So, everyone, what shouldn't a candidate ask during an interview?

3 comments:

  1. Spousal hire possibilities are hard. I think generally I've seen advice to wait till you have an offer, then bring it up as part of the negotiations. I could see bringing it up in an on-campus interview, though, especially if you know it's absolutely make-or-break, you couldn't possibly take the job without some kind of spousal hire arrangement. You may well not get the job in such a situation, but if you couldn't take it without a spousal hire anyway, you're no worse off. I think the issue is whether you want to approach the search with all your cards on the table, so that an offer is made in full awareness of all your concerns (in which case bring it up at the on-campus), or if you want to maximize your chances at an offer and then decide what to do (in which case wait till the offer). Sometimes, though, discussions arise organically through the course of the on-campus interview - although committees are not supposed to ask about family arrangements and whatnot, in practice they often do, or such info slips out (e.g. for parents - over dinner, conversation turns to kids - your interviewers, who know each other and know each other's kids, start talking about kid-related thing; do you join about your own kids as you do in a normal social situation or not? that kind of thing). I think if a committee finds out you're partnered with an academic, they're going to worry you'll want a spousal hire regardless of what you say. So being open at that point be advisable? That's really hard to predict, though.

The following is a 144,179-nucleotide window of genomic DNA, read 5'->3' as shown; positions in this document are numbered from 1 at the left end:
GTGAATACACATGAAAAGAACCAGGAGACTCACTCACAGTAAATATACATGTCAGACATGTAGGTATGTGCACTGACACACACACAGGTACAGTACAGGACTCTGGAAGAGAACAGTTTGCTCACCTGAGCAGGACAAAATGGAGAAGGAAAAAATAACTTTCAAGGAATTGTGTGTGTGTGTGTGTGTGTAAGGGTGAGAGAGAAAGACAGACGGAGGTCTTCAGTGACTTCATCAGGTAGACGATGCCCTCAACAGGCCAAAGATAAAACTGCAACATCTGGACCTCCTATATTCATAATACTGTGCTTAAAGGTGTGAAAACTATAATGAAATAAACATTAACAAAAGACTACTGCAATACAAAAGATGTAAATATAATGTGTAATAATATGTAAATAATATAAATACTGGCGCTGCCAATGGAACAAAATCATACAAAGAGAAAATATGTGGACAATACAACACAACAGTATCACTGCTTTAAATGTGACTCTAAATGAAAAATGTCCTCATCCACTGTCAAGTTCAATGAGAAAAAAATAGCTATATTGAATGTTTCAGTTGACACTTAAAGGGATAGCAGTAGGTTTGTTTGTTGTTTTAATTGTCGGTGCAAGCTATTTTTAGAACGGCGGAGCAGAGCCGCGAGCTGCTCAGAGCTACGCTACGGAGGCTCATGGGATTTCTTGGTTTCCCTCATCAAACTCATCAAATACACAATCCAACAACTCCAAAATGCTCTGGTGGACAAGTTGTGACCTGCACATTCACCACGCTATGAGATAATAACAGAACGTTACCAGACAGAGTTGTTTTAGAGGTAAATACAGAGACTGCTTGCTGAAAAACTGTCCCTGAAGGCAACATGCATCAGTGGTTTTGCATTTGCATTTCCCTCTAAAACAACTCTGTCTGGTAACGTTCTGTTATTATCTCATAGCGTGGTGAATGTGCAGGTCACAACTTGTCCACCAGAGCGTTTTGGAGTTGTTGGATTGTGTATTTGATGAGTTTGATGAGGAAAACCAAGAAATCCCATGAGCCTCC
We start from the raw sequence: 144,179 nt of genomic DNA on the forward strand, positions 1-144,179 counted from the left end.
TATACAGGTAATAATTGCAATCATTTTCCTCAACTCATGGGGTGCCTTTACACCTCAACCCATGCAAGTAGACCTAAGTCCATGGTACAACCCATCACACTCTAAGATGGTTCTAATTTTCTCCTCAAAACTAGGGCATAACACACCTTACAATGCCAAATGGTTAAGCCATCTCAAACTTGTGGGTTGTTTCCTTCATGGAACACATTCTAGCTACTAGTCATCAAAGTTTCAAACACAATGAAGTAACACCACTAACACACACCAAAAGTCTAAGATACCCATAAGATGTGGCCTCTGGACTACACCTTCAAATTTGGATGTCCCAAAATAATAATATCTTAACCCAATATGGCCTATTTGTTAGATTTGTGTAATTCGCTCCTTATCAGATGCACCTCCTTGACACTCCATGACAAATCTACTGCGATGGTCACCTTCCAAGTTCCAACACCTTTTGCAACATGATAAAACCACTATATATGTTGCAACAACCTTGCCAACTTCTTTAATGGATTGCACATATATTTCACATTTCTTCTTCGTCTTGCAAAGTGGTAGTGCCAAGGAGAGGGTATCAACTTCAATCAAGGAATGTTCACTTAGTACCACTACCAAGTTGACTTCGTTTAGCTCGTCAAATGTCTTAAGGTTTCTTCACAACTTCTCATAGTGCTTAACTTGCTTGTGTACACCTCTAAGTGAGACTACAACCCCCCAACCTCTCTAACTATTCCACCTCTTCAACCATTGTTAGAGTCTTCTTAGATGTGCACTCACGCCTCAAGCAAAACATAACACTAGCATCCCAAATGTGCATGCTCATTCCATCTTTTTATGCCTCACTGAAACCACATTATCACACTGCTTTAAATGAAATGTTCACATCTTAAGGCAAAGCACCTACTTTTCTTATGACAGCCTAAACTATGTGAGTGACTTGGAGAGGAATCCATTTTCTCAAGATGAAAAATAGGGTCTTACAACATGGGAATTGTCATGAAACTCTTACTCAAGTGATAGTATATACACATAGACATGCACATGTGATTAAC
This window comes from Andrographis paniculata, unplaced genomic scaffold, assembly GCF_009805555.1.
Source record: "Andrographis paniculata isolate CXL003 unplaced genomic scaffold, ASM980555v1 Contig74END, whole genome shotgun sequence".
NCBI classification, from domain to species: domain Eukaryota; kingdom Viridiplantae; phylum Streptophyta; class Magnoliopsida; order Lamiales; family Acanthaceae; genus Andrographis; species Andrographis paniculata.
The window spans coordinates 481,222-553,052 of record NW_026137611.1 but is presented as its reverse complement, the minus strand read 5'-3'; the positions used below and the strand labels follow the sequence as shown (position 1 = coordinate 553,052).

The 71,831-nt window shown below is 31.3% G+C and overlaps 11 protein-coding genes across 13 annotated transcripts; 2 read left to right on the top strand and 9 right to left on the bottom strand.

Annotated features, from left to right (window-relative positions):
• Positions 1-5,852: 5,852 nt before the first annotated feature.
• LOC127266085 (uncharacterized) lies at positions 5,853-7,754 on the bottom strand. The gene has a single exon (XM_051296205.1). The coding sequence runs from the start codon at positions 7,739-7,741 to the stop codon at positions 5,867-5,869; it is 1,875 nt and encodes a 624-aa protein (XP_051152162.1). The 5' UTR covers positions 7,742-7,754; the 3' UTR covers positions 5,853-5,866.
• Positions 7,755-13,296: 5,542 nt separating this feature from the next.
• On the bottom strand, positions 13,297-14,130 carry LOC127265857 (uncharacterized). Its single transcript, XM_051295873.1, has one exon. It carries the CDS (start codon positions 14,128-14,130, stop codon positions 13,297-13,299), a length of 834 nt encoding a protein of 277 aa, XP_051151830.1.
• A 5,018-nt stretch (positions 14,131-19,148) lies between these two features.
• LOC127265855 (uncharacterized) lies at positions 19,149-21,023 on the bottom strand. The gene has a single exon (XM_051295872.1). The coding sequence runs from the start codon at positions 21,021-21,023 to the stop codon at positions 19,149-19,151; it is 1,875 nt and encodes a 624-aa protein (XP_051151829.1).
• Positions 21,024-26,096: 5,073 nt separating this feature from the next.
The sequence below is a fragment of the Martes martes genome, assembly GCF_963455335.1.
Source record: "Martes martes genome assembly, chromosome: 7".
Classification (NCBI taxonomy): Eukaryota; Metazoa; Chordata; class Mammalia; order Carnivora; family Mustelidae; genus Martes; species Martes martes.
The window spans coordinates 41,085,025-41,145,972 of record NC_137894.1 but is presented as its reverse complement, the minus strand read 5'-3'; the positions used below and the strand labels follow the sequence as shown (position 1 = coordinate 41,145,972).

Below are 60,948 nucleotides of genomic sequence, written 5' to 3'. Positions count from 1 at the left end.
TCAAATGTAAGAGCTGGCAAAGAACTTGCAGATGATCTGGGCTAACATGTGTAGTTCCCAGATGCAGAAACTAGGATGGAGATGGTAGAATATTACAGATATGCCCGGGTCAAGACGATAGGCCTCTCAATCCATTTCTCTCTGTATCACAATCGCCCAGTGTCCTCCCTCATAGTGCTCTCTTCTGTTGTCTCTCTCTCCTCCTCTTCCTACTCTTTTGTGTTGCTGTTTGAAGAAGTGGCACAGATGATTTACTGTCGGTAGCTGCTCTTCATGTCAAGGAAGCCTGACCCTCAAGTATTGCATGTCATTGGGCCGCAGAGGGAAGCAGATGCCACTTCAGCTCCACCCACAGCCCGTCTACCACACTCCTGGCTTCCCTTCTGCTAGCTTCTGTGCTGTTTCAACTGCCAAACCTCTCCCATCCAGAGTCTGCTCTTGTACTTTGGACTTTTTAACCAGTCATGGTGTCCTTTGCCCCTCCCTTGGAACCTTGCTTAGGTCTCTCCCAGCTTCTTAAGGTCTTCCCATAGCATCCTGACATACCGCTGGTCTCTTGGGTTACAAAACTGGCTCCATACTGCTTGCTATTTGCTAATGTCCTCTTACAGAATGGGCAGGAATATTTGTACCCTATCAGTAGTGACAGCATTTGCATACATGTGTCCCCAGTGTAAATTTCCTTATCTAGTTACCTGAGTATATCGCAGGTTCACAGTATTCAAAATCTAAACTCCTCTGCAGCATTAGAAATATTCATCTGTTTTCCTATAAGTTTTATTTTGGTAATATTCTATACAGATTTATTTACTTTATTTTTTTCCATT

(I should say, too, that I don't know where schools generally are at with spousal hires these days - are they more common? less common? I don't know. I think if you know of a spousal hire or a spousal hire policy at a school where you're interviewing, it's easier to bring it up earlier than if you don't have that info.)

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  2. Yes, only ask about spousal possibilities if it is make-or-break. It takes us a while to come up with one, and with the recession we have a lot fewer options available than we used to. So giving lead time helps.

    However, in the past two years we haven't been able to come up with a spousal offer before the person accepts the job anyway, even with lead time. (Though we have been successful at facilitating spousal employment before the school year starts.)

    So far we've been really good at hiring people without making assumptions that single people will leave us or married people with career spouses will leave us... but I imagine that is not the case in all departments.

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  3. Be very careful when asking about reduced teaching loads. If you're interviewing at a teaching-intensive institution, that type of request comes across as cluelessly privileged. Ask instead about research support, broadly drawn: that can open the door to learning about the research atmosphere as well as the concrete programs that will be available (or not).